Please share both of these links with your network, and ask them to vote daily for Ceres.
|Thanks to Patrick Amiot & Brigitte Laurent for our buzzing bee.|
What's the Buzzzzzzz?
by Cathryn Couch
If you've been to Ceres in the past few weeks, or driven by on Bodega Avenue, you've probably noticed the latest addition to the garden - a ten foot tall bee sculpture created by Patrick Amiot. When Patrick and I first talked about creating a sculpture for the Ceres garden, he said he wanted to create something that represented the heart of what Ceres is about, and that would evoke a warm and happy feeling when folks passed by on the street.
At this point (if you're like me), you might be asking yourself "so what does a bee have to do with Ceres?" Like bees, we are always busy. Ceres is a "hive of bustling activity". And like the bees, we are constantly making food that we generously share with those who need it. Bees enhance the health of the entire community through their role as pollinators. Ceres works to build a healthier community by pollinating ideas and teaching people to grow, cook and eat healthy, fresh foods.
The idea that clinched it for me, though, was something we learned from Michael Thiele during his seminar on The Life of Bees at The Melissa Garden earlier in May. Michael said that each hive is one being. Despite the fact that there might be 20,000 or 30,000 bees in a hive, all of them busily at work, no single bee is determining what actions to take. The hundreds of thousands of decisions made each day arise moment to moment from the field of the hive itself in relation to its constantly changing environment.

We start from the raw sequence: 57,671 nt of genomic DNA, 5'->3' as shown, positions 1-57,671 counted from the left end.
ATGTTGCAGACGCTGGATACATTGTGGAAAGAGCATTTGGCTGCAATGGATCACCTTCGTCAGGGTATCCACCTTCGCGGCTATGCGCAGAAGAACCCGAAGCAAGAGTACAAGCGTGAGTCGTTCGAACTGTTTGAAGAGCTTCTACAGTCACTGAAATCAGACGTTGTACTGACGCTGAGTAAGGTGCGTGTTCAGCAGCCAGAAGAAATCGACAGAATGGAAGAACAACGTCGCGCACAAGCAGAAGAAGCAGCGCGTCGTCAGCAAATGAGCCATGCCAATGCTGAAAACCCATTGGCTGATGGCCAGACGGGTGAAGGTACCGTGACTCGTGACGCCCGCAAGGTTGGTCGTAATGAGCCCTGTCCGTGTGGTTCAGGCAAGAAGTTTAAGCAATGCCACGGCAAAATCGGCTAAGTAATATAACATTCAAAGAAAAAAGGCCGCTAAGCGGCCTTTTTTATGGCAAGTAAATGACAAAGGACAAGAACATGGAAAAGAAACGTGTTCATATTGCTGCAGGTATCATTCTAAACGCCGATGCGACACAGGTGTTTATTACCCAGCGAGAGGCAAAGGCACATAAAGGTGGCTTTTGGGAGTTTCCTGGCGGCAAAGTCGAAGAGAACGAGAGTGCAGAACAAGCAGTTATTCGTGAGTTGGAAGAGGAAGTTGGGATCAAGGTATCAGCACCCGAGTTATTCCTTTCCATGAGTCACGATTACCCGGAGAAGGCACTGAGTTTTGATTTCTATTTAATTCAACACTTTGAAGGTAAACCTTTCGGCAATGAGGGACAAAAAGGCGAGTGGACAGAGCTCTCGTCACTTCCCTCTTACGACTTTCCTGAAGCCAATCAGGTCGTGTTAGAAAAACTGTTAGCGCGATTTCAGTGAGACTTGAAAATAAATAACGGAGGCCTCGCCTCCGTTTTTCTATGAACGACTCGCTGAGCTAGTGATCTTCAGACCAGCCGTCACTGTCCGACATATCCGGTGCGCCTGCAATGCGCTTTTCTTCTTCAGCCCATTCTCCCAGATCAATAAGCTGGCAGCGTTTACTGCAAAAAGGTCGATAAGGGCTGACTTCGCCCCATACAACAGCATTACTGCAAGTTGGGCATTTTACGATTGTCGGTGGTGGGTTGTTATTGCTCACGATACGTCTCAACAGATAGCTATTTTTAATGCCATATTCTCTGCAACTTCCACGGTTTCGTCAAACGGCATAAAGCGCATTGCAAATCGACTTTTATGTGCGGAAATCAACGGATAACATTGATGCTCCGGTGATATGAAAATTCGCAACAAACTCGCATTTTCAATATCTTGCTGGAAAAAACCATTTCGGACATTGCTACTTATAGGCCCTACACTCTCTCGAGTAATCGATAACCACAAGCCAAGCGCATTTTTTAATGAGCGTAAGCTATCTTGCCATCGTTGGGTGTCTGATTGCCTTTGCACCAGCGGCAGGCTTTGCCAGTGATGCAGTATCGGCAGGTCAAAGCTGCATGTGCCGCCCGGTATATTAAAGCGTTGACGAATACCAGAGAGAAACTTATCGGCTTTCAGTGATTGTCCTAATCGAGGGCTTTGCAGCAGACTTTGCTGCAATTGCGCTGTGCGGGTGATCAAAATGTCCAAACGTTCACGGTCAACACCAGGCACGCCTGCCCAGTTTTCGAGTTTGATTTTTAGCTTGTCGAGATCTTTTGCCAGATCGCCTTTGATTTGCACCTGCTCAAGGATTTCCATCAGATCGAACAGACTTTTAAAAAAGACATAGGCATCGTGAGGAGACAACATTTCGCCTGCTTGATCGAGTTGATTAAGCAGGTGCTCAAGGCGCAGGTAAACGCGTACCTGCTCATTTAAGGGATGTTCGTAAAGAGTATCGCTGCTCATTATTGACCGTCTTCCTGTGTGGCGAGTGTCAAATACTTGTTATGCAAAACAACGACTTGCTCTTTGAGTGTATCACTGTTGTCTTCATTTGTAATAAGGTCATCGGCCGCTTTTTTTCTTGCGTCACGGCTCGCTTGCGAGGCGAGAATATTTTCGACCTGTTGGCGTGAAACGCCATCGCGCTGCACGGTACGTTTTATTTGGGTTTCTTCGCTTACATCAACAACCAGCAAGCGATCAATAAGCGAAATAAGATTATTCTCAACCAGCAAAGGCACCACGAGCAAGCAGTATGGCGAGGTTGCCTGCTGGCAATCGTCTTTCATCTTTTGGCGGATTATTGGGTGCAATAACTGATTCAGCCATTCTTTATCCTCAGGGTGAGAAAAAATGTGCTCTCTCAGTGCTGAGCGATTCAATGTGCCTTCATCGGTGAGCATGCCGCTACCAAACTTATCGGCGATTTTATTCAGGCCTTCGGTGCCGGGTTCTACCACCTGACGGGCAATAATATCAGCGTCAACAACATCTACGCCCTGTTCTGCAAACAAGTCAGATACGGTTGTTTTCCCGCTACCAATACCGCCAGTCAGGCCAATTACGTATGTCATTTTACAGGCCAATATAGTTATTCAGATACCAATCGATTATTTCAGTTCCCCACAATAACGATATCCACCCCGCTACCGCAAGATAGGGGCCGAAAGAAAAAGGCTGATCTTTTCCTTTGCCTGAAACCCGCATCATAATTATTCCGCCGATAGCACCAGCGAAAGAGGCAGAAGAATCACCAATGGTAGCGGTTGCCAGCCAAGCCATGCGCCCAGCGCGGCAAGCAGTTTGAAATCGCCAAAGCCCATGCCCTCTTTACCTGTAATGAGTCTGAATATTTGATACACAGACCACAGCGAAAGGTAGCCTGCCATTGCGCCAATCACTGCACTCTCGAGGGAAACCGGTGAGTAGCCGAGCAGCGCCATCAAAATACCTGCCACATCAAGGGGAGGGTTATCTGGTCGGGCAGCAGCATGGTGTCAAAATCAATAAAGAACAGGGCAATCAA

|Ceres Project Collaborates with West County Health Services
Food is the foundation of health, hence the collaboration between West County Health Services (WCHS) and Ceres Community Project's Education Program is natural. Last summer WCHS physician Gary Pace and Ceres' Nutrition Director JoEllen DeNicola explored the possibility of bringing Ceres' Healing Foods Cooking Courses to the new Forestville Wellness Center in order to provide WCHS' low-income patients with nutritional strategies for eating a whole food diet that supports health.
A successful pilot program began in the fall of 2011. This year the Nutrition for Wellness classes are offered biweekly and are taught by Ceres' volunteer team of Nutrition Educators and Consultants: Julie Halpin, NC; Irema Sivcevic, NE; Jaque Lefler, NE; Kathy Emmer, NC; Mary Sheila Gonella, NC; and Tess Danaher NE. Participants learn basic, practical nutrition and cooking skills, and also attend more targeted classes as appropriate on range of subjects such as eating to manage blood sugar, and incorporating anti-inflammatory foods and herbs into their diet.
Dr. Pace noted that some patients have really turned their health around after understanding how to manage their diet. Everyone at WCHS is thrilled to offer this new resource to their patients who are interested in making nutritional changes but don't necessarily have many resources. Dr. Pace reports that those patients taking classes have a sense that they can help themselves and that the community is there to support them in making health-affirming changes.
Enrolling in the courses is free and simple. If you are a patient at WCHS and want to take one of the Nutrition for Wellness classes, please ask your personal physician to enroll you.
JoEllen DeNicola, NE and Deanne Luzaich, NC
Phytonutrients are potent plant compounds that aid and support human health. They are found in fruits, vegetables, herbs, spices, nuts, seeds, grains and legumes. The USDA does not categorize them as essential nutrients, however phytonutrients can promote physical health and are known to effect diseases like heart disease and cancer.